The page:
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Former Stingrays coach Anastas using break from ECHL to assist in NWHL

Former Stingrays head coach Spiros Anastas is working as an assistant coach for the Toronto 6...
Former Stingrays head coach Spiros Anastas is working as an assistant coach for the Toronto 6 of the NWHL.(Toronto 6)
Updated: Jan. 28, 2021 at 9:28 PM EST
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CHARLESTON, S.C. (WCSC) - The ECHL is set to continue their season this weekend but some franchises chose to sit out this year before the season even started.. Among those teams are the Brampton Beast led by former Stingrays head coach Spiros Anastas. So he found himself with some time on his hands and he’s filling it by serving as an assistant in the National Women’s Hockey League.

For Spiros Anastas hockey is in his blood but never in a million years did the former South Carolina Stingrays head coach think he’d end up here.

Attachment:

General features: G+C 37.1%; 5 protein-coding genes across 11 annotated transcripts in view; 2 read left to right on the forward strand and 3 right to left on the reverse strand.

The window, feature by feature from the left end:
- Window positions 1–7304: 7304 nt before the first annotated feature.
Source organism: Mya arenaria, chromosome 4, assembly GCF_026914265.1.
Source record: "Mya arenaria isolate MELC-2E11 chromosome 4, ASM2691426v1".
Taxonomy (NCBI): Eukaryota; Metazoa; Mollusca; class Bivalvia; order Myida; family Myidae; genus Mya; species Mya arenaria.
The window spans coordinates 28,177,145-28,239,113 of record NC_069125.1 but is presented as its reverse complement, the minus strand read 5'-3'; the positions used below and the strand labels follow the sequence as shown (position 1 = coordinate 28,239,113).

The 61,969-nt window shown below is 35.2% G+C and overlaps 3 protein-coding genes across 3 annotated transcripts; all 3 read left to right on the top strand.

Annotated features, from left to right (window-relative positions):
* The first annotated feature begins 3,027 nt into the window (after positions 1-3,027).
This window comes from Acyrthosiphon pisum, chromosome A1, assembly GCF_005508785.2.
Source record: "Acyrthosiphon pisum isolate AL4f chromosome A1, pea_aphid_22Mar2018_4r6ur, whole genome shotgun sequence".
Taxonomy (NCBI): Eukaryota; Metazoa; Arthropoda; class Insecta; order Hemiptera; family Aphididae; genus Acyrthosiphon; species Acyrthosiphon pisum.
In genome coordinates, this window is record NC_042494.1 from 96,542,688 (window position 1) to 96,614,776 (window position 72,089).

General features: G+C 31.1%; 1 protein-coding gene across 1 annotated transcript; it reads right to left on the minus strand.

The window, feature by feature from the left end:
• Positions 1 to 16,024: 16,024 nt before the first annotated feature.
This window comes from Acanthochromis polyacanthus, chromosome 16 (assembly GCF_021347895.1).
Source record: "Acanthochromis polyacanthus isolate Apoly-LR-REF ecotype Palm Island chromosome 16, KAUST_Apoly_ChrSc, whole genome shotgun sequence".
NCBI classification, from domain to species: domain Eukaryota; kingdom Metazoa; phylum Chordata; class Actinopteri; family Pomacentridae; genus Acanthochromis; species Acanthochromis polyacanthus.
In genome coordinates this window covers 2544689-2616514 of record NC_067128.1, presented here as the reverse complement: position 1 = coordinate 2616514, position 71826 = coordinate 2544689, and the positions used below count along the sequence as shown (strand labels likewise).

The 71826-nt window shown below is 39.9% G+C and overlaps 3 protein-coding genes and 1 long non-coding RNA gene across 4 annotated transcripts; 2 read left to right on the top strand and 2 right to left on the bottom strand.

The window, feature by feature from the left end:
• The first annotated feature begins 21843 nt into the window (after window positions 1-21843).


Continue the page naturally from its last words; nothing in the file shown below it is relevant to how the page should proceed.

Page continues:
“I was never opposed to it. I was really intrigued by it.” Anastas said.

Anastas is an assistant coach with the Toronto Six, an expansion team with the National Women’s Hockey League.

“They are the example of what the love of the game is. They play because they love the game, and they fight those battles because they like supporting each other. I’ve just gained so much respect for them.” Anastas told us last week over face time.

And while they may look different than the hockey players you normally see on TV Anastas says they’re not that different from the men.

“These women want to compete. They get angry when the lose, they get thrilled when they win. There’s no different there. They can do anything. That’s how they’re roll models. They show young women and young men that anything is possible.” he said.

Next month, the NWHL will crown a champion and Anastas wants nothing more than to help lead this team to an Isobel Cup.

“If we were able to reach that pinnacle through all the challenges, I think it would be an incredible story. Winning that cup would be pretty special.”

Anastas’ run with the Six will soon come to an end but he hopes to take the lessons he’s learned and apply them to the men’s game when he returns to Brampton.

“Just adding the women’s experience under my belt. It just expands my thinking. I’ve learned so much I think it’s really going to make me a better coach coming back to the men’s pro level as well.”

And who knows, maybe women’s hockey could also be in his future plans.

“I’m a coaching junkie, so if I can somehow do both at the same time, I’d definitely be open to it.”

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